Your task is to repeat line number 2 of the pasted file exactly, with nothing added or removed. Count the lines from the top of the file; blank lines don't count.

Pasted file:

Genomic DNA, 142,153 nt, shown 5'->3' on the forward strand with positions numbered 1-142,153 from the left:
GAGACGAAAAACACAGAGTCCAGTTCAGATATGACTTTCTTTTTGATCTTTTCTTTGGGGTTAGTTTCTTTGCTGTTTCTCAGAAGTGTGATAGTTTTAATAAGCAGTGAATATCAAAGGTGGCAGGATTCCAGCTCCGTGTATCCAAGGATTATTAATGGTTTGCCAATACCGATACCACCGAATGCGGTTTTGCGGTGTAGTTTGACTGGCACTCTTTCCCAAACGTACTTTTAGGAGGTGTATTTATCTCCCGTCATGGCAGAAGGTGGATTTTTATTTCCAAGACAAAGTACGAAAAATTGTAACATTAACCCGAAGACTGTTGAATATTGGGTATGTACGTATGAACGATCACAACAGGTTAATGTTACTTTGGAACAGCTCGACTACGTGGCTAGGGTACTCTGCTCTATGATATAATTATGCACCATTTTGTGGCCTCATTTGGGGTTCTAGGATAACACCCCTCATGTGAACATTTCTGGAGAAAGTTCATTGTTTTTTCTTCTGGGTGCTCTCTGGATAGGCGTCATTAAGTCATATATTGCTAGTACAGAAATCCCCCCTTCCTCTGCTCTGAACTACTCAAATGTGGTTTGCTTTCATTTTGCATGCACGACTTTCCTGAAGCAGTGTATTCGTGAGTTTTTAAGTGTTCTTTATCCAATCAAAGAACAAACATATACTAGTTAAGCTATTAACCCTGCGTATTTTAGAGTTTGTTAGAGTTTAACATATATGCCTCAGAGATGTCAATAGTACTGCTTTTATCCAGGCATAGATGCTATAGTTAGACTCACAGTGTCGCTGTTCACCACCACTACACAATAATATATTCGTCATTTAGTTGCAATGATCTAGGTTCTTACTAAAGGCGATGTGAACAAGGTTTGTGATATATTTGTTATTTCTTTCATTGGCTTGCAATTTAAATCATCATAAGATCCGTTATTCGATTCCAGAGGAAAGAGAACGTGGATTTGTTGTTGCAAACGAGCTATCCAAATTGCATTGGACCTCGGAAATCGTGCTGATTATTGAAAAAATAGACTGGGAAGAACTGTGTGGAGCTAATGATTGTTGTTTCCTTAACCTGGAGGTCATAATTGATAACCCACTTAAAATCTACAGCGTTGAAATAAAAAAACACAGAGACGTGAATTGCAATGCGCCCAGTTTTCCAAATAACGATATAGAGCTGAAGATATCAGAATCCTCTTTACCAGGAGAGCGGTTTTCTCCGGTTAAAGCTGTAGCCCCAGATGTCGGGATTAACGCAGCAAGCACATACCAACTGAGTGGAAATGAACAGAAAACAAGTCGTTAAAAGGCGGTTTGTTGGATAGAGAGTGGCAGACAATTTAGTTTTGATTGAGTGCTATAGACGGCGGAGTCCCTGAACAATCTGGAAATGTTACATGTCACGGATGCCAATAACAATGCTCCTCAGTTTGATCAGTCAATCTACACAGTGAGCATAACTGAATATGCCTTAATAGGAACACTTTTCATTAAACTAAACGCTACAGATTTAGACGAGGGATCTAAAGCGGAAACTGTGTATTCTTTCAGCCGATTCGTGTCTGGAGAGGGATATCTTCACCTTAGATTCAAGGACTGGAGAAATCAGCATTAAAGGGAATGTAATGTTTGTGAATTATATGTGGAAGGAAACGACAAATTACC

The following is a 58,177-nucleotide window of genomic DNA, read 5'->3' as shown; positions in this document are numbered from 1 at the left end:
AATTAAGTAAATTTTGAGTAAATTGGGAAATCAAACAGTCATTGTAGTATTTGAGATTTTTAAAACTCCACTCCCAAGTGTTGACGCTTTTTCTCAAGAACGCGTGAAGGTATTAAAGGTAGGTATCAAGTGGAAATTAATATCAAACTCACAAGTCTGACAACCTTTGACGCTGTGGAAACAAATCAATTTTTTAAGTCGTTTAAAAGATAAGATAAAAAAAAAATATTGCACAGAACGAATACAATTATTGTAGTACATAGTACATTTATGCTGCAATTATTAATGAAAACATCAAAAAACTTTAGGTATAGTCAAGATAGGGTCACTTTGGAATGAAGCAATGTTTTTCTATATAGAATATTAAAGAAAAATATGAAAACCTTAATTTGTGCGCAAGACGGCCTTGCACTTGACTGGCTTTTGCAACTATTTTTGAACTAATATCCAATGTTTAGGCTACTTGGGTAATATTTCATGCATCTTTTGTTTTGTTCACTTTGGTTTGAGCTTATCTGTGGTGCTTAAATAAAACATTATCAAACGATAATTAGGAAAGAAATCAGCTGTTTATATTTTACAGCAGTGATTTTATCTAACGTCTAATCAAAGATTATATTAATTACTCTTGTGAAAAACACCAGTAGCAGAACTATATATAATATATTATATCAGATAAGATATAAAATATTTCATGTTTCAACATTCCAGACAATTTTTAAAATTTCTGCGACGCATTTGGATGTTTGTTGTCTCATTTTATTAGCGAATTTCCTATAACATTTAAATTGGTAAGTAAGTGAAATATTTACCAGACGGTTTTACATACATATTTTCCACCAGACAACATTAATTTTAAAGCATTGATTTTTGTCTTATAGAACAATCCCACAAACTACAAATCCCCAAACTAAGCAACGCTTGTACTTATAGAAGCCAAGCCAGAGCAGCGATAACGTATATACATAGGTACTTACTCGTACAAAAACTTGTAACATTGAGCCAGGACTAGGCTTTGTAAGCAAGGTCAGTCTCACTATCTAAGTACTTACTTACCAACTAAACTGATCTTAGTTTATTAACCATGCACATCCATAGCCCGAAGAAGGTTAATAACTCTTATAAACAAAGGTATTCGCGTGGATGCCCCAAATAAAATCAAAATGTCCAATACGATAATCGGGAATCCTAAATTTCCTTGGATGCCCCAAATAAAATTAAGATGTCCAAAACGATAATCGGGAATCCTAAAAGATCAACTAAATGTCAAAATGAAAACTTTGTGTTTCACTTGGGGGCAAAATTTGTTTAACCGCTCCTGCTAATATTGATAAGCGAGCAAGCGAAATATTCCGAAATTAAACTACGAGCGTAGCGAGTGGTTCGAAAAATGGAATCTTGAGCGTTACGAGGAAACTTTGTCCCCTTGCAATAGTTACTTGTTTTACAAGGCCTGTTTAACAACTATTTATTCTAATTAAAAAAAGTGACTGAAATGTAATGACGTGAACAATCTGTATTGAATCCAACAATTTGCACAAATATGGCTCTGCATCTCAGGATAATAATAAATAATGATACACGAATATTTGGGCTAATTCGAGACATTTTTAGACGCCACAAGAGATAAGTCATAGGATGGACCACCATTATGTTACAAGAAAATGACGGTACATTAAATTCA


GAGACGAAAAACACAGAGTCCAGTTCAGATATGACTTTCTTTTTGATCTTTTCTTTGGGGTTAGTTTCTTTGCTGTTTCTCAGAAGTGTGATAGTTTTAATAAGCAGTGAATATCAAAGGTGGCAGGATTCCAGCTCCGTGTATCCAAGGATTATTAATGGTTTGCCAATACCGATACCACCGAATGCGGTTTTGCGGTGTAGTTTGACTGGCACTCTTTCCCAAACGTACTTTTAGGAGGTGTATTTATCTCCCGTCATGGCAGAAGGTGGATTTTTATTTCCAAGACAAAGTACGAAAAATTGTAACATTAACCCGAAGACTGTTGAATATTGGGTATGTACGTATGAACGATCACAACAGGTTAATGTTACTTTGGAACAGCTCGACTACGTGGCTAGGGTACTCTGCTCTATGATATAATTATGCACCATTTTGTGGCCTCATTTGGGGTTCTAGGATAACACCCCTCATGTGAACATTTCTGGAGAAAGTTCATTGTTTTTTCTTCTGGGTGCTCTCTGGATAGGCGTCATTAAGTCATATATTGCTAGTACAGAAATCCCCCCTTCCTCTGCTCTGAACTACTCAAATGTGGTTTGCTTTCATTTTGCATGCACGACTTTCCTGAAGCAGTGTATTCGTGAGTTTTTAAGTGTTCTTTATCCAATCAAAGAACAAACATATACTAGTTAAGCTATTAACCCTGCGTATTTTAGAGTTTGTTAGAGTTTAACATATATGCCTCAGAGATGTCAATAGTACTGCTTTTATCCAGGCATAGATGCTATAGTTAGACTCACAGTGTCGCTGTTCACCACCACTACACAATAATATATTCGTCATTTAGTTGCAATGATCTAGGTTCTTACTAAAGGCGATGTGAACAAGGTTTGTGATATATTTGTTATTTCTTTCATTGGCTTGCAATTTAAATCATCATAAGATCCGTTATTCGATTCCAGAGGAAAGAGAACGTGGATTTGTTGTTGCAAACGAGCTATCCAAATTGCATTGGACCTCGGAAATCGTGCTGATTATTGAAAAAATAGACTGGGAAGAACTGTGTGGAGCTAATGATTGTTGTTTCCTTAACCTGGAGGTCATAATTGATAACCCACTTAAAATCTACAGCGTTGAAATAAAAAAACACAGAGACGTGAATTGCAATGCGCCCAGTTTTCCAAATAACGATATAGAGCTGAAGATATCAGAATCCTCTTTACCAGGAGAGCGGTTTTCTCCGGTTAAAGCTGTAGCCCCAGATGTCGGGATTAACGCAGCAAGCACATACCAACTGAGTGGAAATGAACAGAAAACAAGTCGTTAAAAGGCGGTTTGTTGGATAGAGAGTGGCAGACAATTTAGTTTTGATTGAGTGCTATAGACGGCGGAGTCCCTGAACAATCTGGAAATGTTACATGTCACGGATGCCAATAACAATGCTCCTCAGTTTGATCAGTCAATCTACACAGTGAGCATAACTGAATATGCCTTAATAGGAACACTTTTCATTAAACTAAACGCTACAGATTTAGACGAGGGATCTAAAGCGGAAACTGTGTATTCTTTCAGCCGATTCGTGTCTGGAGAGGGATATCTTCACCTTAGATTCAAGGACTGGAGAAATCAGCATTAAAGGGAATGTAATGTTTGTGAATTATATGTGGAAGGAAACGACAAATTACC